I think it's a pretty easy read and it's the best resource I've found for running nutrition. In terms of actual recipes it's pretty light, but it does have example weeks of a nutrition plan. For recipes, Shalane Flanagan's books are pretty popular, run fast eat slow and her other one.

Link to book: Racing Weight: How to Get Lean for Peak Performance (The Racing Weight Series)

u/DryFish037 · 4 pointsr/AdvancedRunning

Switching to forefoot striking will be uncomfortable at first if you've been heel striking. It'll require muscles/parts of your leg that weren't used before. They'll strengthen with time. I don't think I'm a better PT than yours but I want to recommend Anatomy for Runners. The book will help you understand biomechanics and your body better so hopefully you can find out why your injuries are occurring. Good luck.

u/pand4duck · 5 pointsr/AdvancedRunning

I totally agree with C. Those are great threads.

heres my two cents:

I was 150-155 over the spring, running 30-40mpw and not really eating "clean" or consciously. I was essentially eating whatever came to my plate. Starting in June, i cleaned everything up and started to eat increased fruits / vegetables / non fried foods. Then, I increased my mileage. Suddenly, I started to drop pounds like crazy. I ended the summer around 137-140 after 8 weeks of 50-60 mpw. More importantly, I felt better.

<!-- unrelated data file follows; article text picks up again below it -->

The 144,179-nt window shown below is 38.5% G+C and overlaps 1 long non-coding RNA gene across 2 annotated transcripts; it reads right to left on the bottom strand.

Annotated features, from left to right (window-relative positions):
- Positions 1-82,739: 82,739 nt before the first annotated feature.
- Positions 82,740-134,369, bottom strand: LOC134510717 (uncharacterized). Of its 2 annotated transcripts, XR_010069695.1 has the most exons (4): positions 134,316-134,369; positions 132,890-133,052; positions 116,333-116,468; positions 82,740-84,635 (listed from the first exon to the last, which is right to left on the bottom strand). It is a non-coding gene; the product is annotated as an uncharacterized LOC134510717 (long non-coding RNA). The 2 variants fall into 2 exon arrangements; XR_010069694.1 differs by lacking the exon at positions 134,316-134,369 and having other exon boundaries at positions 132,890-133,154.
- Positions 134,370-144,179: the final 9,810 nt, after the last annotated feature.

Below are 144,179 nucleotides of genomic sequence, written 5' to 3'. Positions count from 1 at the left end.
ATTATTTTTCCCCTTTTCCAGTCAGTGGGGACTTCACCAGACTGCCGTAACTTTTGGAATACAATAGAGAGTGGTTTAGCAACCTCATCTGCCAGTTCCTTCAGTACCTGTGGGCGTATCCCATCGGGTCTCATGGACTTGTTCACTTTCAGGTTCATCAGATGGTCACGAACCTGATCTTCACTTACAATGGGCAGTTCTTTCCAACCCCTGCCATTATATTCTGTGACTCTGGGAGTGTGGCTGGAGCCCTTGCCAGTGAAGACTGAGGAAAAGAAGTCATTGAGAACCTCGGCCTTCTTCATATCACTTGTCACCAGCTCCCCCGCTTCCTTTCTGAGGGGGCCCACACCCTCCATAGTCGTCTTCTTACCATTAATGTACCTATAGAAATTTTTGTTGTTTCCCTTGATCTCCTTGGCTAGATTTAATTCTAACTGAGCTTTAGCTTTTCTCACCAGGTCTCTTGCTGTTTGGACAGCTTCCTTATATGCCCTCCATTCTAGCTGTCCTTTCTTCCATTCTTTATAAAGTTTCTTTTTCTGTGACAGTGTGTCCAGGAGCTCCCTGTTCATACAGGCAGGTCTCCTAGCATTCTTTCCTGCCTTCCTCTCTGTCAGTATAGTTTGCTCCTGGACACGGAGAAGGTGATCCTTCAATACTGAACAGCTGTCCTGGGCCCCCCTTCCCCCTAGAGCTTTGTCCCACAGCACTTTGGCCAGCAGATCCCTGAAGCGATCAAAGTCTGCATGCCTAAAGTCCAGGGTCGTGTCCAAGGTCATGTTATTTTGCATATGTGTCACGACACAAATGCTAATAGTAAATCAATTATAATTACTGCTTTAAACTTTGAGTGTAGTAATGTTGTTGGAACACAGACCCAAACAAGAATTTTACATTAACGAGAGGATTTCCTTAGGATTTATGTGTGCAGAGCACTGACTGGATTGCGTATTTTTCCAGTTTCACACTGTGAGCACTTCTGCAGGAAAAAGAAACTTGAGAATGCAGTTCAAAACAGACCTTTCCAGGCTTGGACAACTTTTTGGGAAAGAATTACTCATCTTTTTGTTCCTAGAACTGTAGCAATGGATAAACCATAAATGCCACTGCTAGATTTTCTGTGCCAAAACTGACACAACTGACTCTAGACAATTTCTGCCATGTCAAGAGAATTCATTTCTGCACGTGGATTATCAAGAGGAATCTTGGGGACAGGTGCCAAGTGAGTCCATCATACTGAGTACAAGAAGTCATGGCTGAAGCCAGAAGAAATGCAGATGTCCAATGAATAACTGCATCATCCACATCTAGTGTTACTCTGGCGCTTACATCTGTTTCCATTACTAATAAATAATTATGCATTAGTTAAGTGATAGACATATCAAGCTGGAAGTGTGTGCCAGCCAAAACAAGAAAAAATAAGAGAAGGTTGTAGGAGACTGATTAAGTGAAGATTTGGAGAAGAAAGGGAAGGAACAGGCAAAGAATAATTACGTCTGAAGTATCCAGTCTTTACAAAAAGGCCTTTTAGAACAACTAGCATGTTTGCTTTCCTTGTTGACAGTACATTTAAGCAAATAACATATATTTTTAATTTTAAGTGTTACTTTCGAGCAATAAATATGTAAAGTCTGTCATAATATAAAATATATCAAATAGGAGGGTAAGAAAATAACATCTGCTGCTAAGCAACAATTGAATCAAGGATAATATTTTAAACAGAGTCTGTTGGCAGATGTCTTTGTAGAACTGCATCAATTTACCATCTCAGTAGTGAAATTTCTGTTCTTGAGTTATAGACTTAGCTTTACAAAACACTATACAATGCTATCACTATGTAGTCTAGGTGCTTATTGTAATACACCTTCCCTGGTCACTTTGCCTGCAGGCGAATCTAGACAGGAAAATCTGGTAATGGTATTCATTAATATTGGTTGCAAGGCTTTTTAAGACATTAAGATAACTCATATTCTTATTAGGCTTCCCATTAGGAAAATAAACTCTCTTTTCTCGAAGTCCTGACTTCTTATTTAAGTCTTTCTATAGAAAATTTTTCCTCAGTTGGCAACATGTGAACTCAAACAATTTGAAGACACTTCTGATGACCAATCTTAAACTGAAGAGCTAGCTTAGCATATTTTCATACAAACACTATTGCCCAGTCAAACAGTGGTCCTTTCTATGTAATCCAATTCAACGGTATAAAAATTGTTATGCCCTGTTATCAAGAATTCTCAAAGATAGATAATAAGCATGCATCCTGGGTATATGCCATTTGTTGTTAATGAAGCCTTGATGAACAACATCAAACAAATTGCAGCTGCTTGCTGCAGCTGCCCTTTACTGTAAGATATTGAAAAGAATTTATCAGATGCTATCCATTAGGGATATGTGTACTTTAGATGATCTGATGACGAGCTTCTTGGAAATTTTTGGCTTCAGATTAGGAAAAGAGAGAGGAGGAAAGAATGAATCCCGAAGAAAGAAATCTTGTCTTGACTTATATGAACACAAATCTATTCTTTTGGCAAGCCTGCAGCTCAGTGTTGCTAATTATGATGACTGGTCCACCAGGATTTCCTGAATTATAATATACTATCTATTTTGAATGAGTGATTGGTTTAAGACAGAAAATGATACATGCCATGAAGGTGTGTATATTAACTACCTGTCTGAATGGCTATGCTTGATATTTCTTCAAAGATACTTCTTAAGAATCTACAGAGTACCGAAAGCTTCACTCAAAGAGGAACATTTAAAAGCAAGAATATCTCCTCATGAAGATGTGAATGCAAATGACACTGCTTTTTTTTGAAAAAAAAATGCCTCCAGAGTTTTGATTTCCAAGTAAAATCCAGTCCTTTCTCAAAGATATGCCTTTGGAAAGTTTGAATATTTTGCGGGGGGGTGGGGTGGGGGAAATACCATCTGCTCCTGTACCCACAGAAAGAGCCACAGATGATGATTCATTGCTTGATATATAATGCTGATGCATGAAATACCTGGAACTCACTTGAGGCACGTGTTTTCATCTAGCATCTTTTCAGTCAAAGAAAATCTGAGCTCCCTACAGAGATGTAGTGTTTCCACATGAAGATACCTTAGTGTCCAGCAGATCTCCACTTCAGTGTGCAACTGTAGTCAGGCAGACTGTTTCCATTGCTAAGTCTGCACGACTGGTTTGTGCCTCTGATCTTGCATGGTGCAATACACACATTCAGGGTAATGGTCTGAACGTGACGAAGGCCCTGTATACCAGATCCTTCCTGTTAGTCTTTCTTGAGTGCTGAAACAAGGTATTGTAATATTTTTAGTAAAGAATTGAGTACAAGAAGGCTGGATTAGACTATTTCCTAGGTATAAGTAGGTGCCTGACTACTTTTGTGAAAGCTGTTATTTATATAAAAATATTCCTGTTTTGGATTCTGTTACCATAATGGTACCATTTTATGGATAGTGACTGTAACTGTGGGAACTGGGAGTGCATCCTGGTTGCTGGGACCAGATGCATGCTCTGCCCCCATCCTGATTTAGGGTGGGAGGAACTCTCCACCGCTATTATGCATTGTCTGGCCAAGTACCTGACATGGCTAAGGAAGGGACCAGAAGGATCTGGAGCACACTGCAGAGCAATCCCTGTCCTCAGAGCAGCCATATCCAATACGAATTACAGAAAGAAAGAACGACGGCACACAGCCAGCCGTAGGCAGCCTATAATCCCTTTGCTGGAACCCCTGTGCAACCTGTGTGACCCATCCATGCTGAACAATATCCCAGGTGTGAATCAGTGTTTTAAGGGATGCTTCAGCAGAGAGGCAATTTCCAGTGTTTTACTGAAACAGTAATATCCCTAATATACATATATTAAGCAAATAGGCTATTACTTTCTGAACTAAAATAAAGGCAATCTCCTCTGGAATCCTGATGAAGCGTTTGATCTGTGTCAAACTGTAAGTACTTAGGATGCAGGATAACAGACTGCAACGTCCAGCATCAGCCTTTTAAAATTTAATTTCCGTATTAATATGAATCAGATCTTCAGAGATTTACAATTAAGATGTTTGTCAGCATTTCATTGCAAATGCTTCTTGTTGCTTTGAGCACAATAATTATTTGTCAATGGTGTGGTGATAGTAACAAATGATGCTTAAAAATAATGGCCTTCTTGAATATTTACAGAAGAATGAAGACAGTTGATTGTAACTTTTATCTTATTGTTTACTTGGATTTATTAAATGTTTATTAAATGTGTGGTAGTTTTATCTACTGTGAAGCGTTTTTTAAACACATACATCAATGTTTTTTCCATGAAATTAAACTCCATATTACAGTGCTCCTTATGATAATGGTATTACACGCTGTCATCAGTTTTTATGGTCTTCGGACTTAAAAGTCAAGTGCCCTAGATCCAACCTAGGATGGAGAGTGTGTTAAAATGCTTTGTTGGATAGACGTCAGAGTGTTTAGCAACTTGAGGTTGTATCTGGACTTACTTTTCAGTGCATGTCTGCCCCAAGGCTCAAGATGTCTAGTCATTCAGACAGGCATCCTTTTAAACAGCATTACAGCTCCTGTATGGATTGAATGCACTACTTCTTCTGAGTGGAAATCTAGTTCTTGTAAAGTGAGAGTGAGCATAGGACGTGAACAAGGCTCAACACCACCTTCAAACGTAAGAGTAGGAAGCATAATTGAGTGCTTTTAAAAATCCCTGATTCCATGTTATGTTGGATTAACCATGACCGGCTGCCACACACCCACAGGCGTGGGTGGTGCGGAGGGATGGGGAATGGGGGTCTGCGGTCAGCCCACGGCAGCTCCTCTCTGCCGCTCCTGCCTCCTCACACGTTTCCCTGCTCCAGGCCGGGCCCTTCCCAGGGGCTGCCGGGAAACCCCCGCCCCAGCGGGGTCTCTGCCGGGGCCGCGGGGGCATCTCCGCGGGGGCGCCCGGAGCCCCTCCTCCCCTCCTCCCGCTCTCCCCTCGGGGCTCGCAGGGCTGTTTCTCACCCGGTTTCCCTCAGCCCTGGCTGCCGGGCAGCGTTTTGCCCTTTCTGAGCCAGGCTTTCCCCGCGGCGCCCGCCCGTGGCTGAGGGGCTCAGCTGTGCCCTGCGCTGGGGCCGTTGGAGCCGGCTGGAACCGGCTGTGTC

So, my thoughts for you: is there anything you can change in your diet that could help you? Anything you could cut out / cut down on? And, do you think that increasing your mileage / training would help.

Heres a book that might help: Racing Weight

u/goobtron · 2 pointsr/AdvancedRunning

I had a similar injury that took a very long time to heal. What I think finally cleared it up was mainly two things:

  1. Taking better care of what I put in my body. Started eating a lot more vegetables and taking a vitamin D supplement. Source: Harvard's Nutrition Source

  2. Changing my form and doing the exercises (mostly hip work) to help facilitate that. For form, I shortened my stride, shifted my foot contact from forefoot to more midfoot, and increased my stride frequency a little. Source: Jay Dicharry

    Don't worry about drinking milk. Calcium probably isn't the problem. And I'm really not convinced that soft surfaces help much. (If someone has some real data on this, I'd love to see it.) I think it's at least something like 98% running form and having a strong enough musculoskeletal system to handle training.